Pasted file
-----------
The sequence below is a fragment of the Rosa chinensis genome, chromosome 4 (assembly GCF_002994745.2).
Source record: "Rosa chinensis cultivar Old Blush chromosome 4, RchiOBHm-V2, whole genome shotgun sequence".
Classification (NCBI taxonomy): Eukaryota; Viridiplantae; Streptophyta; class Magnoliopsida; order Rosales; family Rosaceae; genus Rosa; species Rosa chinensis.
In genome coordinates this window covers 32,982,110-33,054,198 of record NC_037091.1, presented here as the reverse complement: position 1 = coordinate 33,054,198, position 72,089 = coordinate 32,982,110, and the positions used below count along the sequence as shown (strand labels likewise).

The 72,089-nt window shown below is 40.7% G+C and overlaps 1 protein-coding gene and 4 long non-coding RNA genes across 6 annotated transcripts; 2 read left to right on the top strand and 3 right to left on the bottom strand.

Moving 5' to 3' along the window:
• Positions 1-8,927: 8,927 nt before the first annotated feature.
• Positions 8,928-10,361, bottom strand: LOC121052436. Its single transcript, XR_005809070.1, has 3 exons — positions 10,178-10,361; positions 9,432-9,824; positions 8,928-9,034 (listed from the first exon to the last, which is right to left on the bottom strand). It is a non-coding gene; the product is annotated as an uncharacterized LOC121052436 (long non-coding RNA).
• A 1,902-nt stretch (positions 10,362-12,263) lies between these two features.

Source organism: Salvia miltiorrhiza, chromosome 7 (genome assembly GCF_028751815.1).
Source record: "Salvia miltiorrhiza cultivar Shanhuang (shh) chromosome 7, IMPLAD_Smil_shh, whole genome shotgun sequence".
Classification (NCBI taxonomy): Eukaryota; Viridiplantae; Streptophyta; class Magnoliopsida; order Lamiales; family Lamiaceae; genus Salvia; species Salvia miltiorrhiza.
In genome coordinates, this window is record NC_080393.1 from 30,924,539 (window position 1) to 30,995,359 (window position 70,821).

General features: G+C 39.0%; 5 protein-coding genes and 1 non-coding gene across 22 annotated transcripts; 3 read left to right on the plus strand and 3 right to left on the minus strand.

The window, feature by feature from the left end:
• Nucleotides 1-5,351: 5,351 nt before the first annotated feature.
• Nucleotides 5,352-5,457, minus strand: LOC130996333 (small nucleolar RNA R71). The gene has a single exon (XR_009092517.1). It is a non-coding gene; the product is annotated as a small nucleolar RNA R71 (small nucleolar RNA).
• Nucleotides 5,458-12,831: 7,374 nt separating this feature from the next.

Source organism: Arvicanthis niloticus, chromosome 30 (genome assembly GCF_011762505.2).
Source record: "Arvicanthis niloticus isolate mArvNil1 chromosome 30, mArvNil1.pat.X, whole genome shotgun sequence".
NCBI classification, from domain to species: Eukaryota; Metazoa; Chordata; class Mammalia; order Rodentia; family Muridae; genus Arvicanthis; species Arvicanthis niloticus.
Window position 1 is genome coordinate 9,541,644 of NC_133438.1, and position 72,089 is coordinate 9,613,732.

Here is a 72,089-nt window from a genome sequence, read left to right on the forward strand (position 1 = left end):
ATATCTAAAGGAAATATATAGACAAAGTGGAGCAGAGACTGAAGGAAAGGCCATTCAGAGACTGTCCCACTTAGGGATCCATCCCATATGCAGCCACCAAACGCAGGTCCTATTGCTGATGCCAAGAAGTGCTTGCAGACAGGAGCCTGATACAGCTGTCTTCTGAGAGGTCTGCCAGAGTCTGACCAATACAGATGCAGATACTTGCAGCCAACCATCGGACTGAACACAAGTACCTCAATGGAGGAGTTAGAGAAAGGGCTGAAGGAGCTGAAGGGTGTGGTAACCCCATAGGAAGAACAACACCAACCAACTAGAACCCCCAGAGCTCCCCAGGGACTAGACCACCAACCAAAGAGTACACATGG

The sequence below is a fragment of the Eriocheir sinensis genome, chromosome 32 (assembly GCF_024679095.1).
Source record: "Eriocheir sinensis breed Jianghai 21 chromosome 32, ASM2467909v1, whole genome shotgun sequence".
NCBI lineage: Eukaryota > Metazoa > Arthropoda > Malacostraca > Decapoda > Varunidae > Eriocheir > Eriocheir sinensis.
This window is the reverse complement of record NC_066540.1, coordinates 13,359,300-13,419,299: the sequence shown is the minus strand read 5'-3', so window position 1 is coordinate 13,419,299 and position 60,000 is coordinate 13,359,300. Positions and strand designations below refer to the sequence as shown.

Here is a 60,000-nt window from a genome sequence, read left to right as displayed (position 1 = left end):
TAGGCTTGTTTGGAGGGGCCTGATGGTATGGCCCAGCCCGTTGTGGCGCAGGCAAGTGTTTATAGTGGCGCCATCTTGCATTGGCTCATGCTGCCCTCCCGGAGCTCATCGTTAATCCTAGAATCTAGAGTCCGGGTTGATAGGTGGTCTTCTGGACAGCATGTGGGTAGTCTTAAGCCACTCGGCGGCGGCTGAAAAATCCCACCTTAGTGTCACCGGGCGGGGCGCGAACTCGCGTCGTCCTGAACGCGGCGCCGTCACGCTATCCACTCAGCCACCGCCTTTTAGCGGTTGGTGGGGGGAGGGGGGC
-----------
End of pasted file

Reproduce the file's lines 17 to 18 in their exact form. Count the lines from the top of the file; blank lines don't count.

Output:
• Nucleotides 5,352-5,457, minus strand: LOC130996333 (small nucleolar RNA R71). The gene has a single exon (XR_009092517.1). It is a non-coding gene; the product is annotated as a small nucleolar RNA R71 (small nucleolar RNA).
• Nucleotides 5,458-12,831: 7,374 nt separating this feature from the next.